Git non-branch references (not branches, tags, remotes and notes) work just fine in a local machine but I have trubles to push them in a remote:

$ git update-ref refs/exp/ee01 6a534fb5f9aad615ebeeb9d01ebe558a679a3cd1

It was successfully created:

$ cat .git/refs/exp/ee01
$ git for-each-ref refs/exp
6a534fb5f9aad615ebeeb9d01ebe558a679a3cd1 commit refs/exp/ee01

Pushing it:

$ git push origin exp/ee01
Total 0 (delta 0), reused 0 (delta 0)
To https://github.com/dmpetrov/example-get-started-exp.git
 * [new branch]      refs/exp/ee01 -> refs/exp/ee01

However, I don't see it when I clone this repo:

$ git clone https://github.com/dmpetrov/example-get-started-exp.git
$ cd example-get-started-exp/
$ git for-each-ref refs/exp  # it returns nothing

How to push non-branch references properly?

EDIT: I can fetch it by name to FETCH_HEAD. Ideally, I should see\fetch all the new refs without knowing the names in advance.

$ git fetch origin exp/ee01
From https://github.com/dmpetrov/example-get-started-exp
 * branch            refs/exp/ee01 -> FETCH_HEAD
  • If you're pushing the ref to origin, when you clone it in a fresh repo, then it's going to appear under refs/remotes/origin. There's a lot of documentation on git-push. Perhaps there's some way to preserve the original ref structure when pushing. – proxxz Sep 13 at 4:42

Refspecs as a general concept are great, but there's a somewhat unfinished feeling to them. 😀

When you first clone some existing repository, your git clone uses a built-in equivalent to git remote add to add the remote name. As the git remote documentation notes (a bit elliptically - see meaning 2a):

With -t <branch> option, instead of the default glob refspec for the remote to track all branches under the refs/remotes/<name>/ namespace, a refspec to track only <branch> is created. You can give more than one -t <branch> to track multiple branches without grabbing all branches.

What this boils down to is the fact that after git clone, the (single) default fetch refspec for the new clone is:


where <name> is the name from the -o option, or origin if you did not specify such an option.1

What it doesn't mention explicitly, and is not obvious, is that the remote.remote.fetch setting in a Git configuration file is cumulative.2 This means that you can open up the existing .git/config file, once git clone has created it, and edit it. You will see:

[remote "origin"]
    fetch = +refs/heads/*:refs/remotes/origin/*

You can change this to add another line, so that it reads:

[remote "origin"]
    fetch = +refs/heads/*:refs/remotes/origin/*
    fetch = +refs/exp/*:refs/exp/*

Now any git fetch origin will overwrite any of your existing refs/exp/ references with those that are on origin. Fetching with prune = true or with the -p or --prune option will delete any of your existing refs/exp/* references that have no corresponding name on origin.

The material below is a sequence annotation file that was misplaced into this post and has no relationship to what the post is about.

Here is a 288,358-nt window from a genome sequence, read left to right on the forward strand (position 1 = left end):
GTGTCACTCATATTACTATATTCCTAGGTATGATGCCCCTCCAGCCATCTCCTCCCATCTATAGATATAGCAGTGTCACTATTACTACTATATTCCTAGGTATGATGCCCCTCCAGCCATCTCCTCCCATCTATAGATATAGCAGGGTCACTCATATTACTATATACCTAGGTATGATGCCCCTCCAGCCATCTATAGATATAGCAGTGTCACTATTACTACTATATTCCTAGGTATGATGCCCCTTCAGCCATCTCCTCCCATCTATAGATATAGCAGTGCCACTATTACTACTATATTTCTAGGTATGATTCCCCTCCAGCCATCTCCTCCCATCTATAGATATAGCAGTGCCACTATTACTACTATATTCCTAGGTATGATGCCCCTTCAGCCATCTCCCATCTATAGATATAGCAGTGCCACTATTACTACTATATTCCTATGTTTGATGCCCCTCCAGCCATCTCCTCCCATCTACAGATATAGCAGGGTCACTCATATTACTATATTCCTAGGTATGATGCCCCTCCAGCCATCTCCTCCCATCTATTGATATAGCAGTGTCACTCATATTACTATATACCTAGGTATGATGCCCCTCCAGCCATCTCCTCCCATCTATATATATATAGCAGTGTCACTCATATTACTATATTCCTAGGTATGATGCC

If you wish to replace their refs/exp/* names with your own refs/rexp/origin/* names, make the second line read:

    fetch = +refs/exp/*:refs/rexp/origin/*

and now you have invented exp-tracking names.

(Given that there is no refs/tags/*:refs/tags/* refspec—with or without a leading + sign—you might wonder how tags work at all. The answer here is "somewhat magically, with internal rules that cannot be expressed through a refspec". That's part of what I mean about the somewhat unfinished feeling. It's also not obvious what to put in during a git clone, but note that git clone -c name=value lets you write configuration values at git clone time. You still need to somehow know that the remote you're cloning has refs/exp/* names, though.)

1In a forthcoming Git release, the -o option is likely to have a configurable default, so that leaving out -o won't necessarily mean use origin, but for now, that's what it always means.

2In contrast, a setting such as user.name or user.email uses only the last value. That is, if your configuration file says:

    name = fred
    name = flintstone

then user.name is flintstone: the earlier fred value has been discarded in favor of the later flintstone one. A cumulative setting can only obtained with git config --get-all or git config --get-regexp; it comes out as one line per value. See the git config documentation for more details.

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  • thank you for the comprehensive answer! That works! I'm wondering if there a way to make this experience smoother for the repo consumers (who might not know about this tricks): 1) what commands the repo consumers should run to get the same result; 2) what I should do to make a regular git clone pull all the result. – Dmitry Petrov Sep 13 at 22:17
  • I accepted this - it gives a solid answer to the question. Regarding my followup questions - I'll try to figure that out or create a separate question. – Dmitry Petrov Sep 14 at 20:21
  • @DmitryPetrov: "how to make it all smoother" is a good (but separate) question, and is the rest of what I mean about the idea of refspecs being somewhat unfinished: mechanism without policy.) – torek Sep 14 at 22:22

In my experience, if you want to push some random thing into a remote into a new (in the remote) branch, then you have to first push an existing branch from your local and then you can push the id you want:

git push origin master:new-branch
git push origin the-id-i-really-want:new-branch
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  • You don't need to do this. You can just do git push origin the-id-i-really-want:refs/heads/new-branch from the start. – Tom Ellis Oct 18 at 10:20

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